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Virtual Talmud


Bi-Nationalism, a Smoke Screen for Anti-Semitism

posted by Virtual Talmud

There are serious flaws in the argument Rabbi Stern is making on whether liberal Jews are anti-Semites if they argue that Israel should cease to be a Jewish State and become a binational state. Buber and Einstein were mostly writing before there was a Jewish State. Einstein himself later was invited to become Israel’s first president, and indeed supported the Jewish State. Today we live in a world in which not a peep of protest is made about the fact that Saudi Arabia bars Jews from living in that country and Syria and even Jordan refuse citizenship to Jews. We live in a world in which little is done to protest Muslim-on-Muslim genocide in Darfur, yet Arab boycotts of companies doing business with Israel is on the rise, as is the number of European countries boycotting Israeli products.

I am in favor of open debate. Israel itself, as the only democracy in the Middle East, has very open debate. Its newspapers include criticism of government policies and practices.

There is an unfortunate tendency of some in the organized Jewish community to equate well-meaning criticism with anti-Zionism. Columnist Thomas Friedman for many years was castigated as too critical of Israel, though he is a staunch supporter of Israel’s right to exist as a Jewish State. It is easy to want to circle the wagons when Israel is constantly under siege. However, there have always been other, more liberal arms of the Jewish community, like New Israel Fund and Rabbis for Human Rights, which have found a way to balance criticism with loyalty to the Jewish State.

There is also a growing and unfortunate tendency among many on the left to blame Israeli policies for the recurring cycle of violence, rather than focusing on the intransigence of Arab world, in general, and the Palestinian leadership in particular. The truth is more nuanced: that Israel’s leadership through the years made mistakes in the face of Arab intransigence and terrorism designed to destroy Israel.

Is someone who intentionally or unintentionally supports the agenda of anti-Semites an anti-Semite? Should we hold people responsible for the positions they take and the intended or unintended consequences of such positions?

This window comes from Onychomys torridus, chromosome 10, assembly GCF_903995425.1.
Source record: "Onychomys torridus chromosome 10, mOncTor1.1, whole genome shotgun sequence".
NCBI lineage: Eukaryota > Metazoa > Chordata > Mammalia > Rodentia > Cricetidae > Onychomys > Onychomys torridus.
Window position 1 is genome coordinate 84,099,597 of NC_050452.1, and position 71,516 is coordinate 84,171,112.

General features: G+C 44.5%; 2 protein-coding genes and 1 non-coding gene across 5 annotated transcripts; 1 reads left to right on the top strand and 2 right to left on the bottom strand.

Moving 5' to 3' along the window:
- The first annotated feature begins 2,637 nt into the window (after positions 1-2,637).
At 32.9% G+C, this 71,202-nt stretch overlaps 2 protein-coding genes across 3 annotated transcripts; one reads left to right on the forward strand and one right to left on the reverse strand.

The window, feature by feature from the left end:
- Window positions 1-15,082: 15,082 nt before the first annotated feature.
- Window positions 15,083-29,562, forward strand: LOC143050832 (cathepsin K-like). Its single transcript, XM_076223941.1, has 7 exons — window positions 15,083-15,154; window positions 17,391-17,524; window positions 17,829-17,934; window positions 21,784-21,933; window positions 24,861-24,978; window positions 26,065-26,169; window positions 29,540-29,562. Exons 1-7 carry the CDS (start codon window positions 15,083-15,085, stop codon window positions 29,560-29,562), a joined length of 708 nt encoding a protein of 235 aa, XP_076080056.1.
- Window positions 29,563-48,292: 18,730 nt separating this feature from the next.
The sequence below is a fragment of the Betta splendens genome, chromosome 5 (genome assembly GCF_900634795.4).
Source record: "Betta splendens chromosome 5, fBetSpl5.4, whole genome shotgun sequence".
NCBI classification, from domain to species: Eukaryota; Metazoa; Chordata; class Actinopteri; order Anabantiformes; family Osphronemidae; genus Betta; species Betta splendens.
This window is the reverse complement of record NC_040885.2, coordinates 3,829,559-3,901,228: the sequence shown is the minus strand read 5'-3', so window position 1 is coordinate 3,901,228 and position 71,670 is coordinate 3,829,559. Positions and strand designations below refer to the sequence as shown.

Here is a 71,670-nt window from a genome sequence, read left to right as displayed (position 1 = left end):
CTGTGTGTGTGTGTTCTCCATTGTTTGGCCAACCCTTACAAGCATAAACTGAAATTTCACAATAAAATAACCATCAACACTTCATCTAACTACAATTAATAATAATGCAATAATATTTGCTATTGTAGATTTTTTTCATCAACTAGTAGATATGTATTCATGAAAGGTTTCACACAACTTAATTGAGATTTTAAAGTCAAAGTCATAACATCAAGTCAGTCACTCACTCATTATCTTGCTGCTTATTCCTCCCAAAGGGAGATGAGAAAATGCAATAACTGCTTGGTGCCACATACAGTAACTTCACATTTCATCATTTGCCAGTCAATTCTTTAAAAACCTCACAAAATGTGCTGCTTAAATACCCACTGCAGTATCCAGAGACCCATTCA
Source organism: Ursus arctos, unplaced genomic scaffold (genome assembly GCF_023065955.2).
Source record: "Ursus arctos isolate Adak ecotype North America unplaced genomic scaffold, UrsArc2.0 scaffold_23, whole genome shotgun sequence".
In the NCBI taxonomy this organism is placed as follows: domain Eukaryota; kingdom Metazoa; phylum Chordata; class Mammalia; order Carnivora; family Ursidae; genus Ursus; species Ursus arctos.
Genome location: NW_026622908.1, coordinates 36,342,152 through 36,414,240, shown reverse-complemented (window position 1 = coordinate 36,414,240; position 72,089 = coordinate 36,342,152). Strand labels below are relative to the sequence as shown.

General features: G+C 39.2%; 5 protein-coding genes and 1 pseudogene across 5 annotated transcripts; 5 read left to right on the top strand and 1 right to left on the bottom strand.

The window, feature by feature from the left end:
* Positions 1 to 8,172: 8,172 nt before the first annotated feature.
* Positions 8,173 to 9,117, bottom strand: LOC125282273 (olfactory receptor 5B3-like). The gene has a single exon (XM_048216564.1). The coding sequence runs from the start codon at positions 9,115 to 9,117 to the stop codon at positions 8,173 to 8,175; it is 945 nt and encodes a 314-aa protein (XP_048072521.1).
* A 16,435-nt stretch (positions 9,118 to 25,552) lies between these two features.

When Jewish intellectuals confuse their right to criticize specific policies of current or past Israeli governments with questioning the legitimacy of having a Jewish State, that is when they cross the line of legitimate debate and cross over into anti-Semitism, and thereby serve the purposes of the enemies of the Jewish people.

Israel today serves as the political personification of the Jew on the current world stage. If anyone doubts that anti-Zionism is only the most recent mutation of anti-Semitism, just review the rise in Arab-immigrant violence against Jews throughout Europe and the appropriation of the Nazis’ anti-Semitic language and images in Arab anti-Israel propaganda. Arguments for a bi-national state today–an Israel in which Palestinians and Jews share power, rather than having separate states–are just another weapon in the arsenal of those who want to destroy the Jewish State, and ultimately Jewish corporate identity. Jews who support such a position are aiding those who are the self-defined enemies of the Jewish People, and thus, even when active members of the Jewish community themselves, sadly serve the cause of anti-Semitism.

– Posted by Rabbi Susan Grossman



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Matt Vile

posted February 7, 2007 at 7:36 pm


Whenever somebody, Jewish or not, rails against Jewish extremism, the Zionists go crazy. It’s amazing how proposing Israel start tolerating gentiles can bring up the claims of anti-Semitism. Thank God for good Jews who stand up to the Zionist racists.



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Tom

posted February 7, 2007 at 8:11 pm


Rabbi Grossman writes: I am in favor of open debate. Israel itself, as the only democracy in the Middle East, has very open debate. What about Turkey? And if GWB is seeing things clearly, what about Iraq?



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Deir Yassin

posted February 7, 2007 at 8:47 pm


What does one call someone who takes a person from his home, deprives them of their belongings, and then sends them to a camp? The eupemism during the Shoah was “deportation” for what you are describing. What is it under Al-Nakba? Why should Palestinians leave their homes where they have lived for centuries? Do you know about Deir Yassin? How can one say “Never Again” with the blood of Deir Yassin on Israeli hands? Rabbi, you need to learn about Al-Nakba and the deportation of the 750,000!



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Mitch

posted February 7, 2007 at 9:13 pm